These market incentives to invest in additional capacity result in command and control regulations becoming increasingly complex and convoluted to control fishing effort levels in the fishery as stocks recover and profits increase. For example, as noted above, aggregate catch quotas encourage a race-to-fish, and therefore incentives to invest in capital that will ensure that individual fishing firms can maintain or increase their share of the resource. This may result in limits being placed on other effort inputs such as days at sea or number of traps. These, in turn, create incentives to increase the use of other unregulated inputs in the fishery, e.g. larger engines to cover more ground per day. This input substitution results in boats operating at a higher cost than they might in the absence of such regulations. Increased regulation in response to these adaptations encourages fishers to use increasingly inefficient mixes of inputs. The end result in many fisheries around the world is economically inefficient fishing fleets characterized by excessive fishing effort levels, overfished stocks of fish, and complex fishery management programmes.

When self-correcting, market incentives do not exist, overcapacity can appear and exist essentially forever in an open access fishery.

Without exclusive access to the resource provided by property rights, no individual fisher has a financial incentive to reduce capacity because cutting production simply increases the profitability of all the other fishers in the fleet.

4.1 Incentive blocking and incentive adjusting mechanisms: an example

An example that illustrates how overcapacity changes in response to the set of incentives embodied in the management measure is the sablefish fisheries off Canada and Alaska. These fisheries - managed separately in Canadian and Alaskan waters - were subject to both inventive blocking and incentive adjusting mechanisms.

Between 1981 and 1988, the Canadian domestic sablefish and groundfish fishery was managed based on a system of fixed-length fishing seasons linked to a target catch level. In the early 1980s, the fishery was open from February to October for a period of 245 days. The simple control on the season length was not sufficient to control fishing capacity, which continued to expand. By 1987, the fishery was only open for a total of 45 days. Despite this significant reduction in the number of open-days, catches per day increased more than 5-fold over the same period. Catch levels were consistently over the target catch during the period (see Figure 3, Source: Pascoe, Tingley and Mardle, 2002) providing an indication of the fishing pressure on the resource.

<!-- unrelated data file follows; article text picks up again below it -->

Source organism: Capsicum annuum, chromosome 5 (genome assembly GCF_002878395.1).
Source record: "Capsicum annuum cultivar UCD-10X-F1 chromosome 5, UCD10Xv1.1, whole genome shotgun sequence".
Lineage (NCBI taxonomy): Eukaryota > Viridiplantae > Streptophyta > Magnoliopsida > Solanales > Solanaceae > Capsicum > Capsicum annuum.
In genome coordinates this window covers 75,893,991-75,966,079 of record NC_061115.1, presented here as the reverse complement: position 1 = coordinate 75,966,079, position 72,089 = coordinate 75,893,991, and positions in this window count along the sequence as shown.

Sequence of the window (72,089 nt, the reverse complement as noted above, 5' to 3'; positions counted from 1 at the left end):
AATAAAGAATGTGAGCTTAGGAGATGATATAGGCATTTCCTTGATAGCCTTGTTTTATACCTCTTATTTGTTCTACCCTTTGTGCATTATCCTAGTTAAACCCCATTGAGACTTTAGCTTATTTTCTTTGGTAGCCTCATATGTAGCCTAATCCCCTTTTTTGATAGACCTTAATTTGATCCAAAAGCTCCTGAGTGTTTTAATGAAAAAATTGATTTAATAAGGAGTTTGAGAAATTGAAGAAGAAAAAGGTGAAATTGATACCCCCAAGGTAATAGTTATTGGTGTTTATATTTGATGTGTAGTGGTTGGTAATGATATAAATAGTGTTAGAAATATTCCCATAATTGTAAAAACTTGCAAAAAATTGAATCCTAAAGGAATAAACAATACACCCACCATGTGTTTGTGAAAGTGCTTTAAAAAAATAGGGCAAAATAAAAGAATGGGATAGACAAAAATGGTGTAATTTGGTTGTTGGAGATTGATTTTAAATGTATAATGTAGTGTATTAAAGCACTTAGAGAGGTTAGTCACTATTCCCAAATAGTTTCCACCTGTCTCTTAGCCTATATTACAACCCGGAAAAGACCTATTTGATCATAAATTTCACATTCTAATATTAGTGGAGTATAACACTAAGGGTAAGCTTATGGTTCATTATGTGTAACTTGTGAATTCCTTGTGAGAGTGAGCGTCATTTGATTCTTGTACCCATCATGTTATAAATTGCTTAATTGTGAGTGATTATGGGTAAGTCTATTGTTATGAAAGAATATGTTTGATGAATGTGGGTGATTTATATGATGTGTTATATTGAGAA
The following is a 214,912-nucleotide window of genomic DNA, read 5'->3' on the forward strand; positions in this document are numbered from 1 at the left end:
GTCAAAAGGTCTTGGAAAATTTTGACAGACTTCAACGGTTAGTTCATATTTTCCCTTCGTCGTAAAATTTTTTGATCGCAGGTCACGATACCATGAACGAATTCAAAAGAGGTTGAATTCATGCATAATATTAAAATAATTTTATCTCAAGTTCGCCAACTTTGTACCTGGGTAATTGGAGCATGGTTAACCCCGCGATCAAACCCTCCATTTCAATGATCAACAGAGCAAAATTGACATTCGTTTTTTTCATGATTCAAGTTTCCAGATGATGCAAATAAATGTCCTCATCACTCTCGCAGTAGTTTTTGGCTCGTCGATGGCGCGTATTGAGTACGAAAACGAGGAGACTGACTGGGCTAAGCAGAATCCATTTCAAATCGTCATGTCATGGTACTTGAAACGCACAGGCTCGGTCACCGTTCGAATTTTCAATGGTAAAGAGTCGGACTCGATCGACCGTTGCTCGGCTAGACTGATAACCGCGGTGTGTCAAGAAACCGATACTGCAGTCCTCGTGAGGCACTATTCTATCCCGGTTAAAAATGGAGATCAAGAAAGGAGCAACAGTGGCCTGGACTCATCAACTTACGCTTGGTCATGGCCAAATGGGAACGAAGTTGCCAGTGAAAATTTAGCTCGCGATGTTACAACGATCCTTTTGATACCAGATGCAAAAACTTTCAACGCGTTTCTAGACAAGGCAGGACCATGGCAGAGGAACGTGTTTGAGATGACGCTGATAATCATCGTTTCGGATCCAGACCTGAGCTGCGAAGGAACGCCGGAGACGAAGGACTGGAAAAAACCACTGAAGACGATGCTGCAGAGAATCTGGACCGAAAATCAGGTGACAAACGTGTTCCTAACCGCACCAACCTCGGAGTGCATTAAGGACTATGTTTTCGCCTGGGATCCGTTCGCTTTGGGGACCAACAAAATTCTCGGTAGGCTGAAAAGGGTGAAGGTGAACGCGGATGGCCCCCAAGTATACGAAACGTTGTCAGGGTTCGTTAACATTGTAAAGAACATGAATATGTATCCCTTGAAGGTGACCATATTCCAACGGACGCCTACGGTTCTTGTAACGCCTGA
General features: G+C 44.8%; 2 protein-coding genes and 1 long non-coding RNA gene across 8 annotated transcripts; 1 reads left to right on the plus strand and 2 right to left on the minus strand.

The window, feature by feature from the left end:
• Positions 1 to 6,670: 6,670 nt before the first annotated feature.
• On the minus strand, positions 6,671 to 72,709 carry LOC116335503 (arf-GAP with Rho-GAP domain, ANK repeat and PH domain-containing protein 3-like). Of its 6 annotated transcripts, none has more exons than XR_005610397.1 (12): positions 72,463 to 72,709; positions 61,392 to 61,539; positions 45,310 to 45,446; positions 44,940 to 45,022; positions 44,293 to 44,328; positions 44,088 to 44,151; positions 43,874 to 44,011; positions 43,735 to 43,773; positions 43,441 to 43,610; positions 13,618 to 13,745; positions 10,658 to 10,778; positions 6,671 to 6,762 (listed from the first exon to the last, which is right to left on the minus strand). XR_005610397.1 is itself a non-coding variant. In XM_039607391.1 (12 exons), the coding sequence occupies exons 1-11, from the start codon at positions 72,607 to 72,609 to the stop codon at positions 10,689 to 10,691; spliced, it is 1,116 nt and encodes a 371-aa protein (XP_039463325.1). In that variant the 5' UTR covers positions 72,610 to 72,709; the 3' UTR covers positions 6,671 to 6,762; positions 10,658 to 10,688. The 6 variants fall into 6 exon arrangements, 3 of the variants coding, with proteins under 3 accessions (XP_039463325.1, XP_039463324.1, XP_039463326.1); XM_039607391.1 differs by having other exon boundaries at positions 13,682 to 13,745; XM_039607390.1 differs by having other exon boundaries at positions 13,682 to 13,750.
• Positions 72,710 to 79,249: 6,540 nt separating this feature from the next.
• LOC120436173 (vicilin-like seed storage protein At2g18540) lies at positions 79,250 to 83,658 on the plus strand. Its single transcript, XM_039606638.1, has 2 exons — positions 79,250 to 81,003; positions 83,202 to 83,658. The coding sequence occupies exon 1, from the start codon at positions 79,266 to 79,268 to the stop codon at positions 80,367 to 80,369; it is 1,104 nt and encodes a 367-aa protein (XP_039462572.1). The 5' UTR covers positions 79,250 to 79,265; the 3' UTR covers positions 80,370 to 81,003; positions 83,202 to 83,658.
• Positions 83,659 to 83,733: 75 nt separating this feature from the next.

Figure 3. Catch and quota up-take history of Canadian domestic sablefish fishery

In 1990, a new management system was introduced in the form of Individual Vessel (catch) Quotas. By 1991 the fishery was open 365 days per year. Quota catches were consistently at, or very close to, the 100 percent TAC limit and IVQs allowed vessels to fish more consistently throughout the season so removing much of the race-for-fish and thus improving the efficiency of operations.

Management of the adjacent Alaskan sablefish fishery (which is essentially the same stock as the Canadian fishery) developed along parallel lines to that of the Canadian fishery. As with the Canadian fishery, the Alaskan fishery was managed using a fixed-length season with an implicit TAC, but was effectively open-access to all participants. The fishery became known as a “derby” fishery due to the decreasing length of the open season as more vessels entered the fishery each year and considerable overcapacity developed. From 1985 to 1990, the number of active sablefish vessels increased from 371 to more than 800 (Hartley and Fina, 2001).

Individual quotas were chosen as the preferred management method for the fishery in December 1991, although were not implemented until 1995, 5 years after the adjacent Canadian fishery. Eligibility for quota entitlements involved participation in the fishery in the three years prior to the announcement of the proposed scheme (i.e. landings of sablefish at least once in 1988, 1989 or 1990) (Pautzke and Oliver, 1997). The number of initial recipients of quota allocations exceeded the number of participants in the 1990 fishery by more than 50 percent (Hartley and Fina, 2001), suggesting that over 1200 vessels received some quota entitlement. However, by 1999, the number of vessels with quota entitlement had declined to 433 (Hartley and Fina, 2001).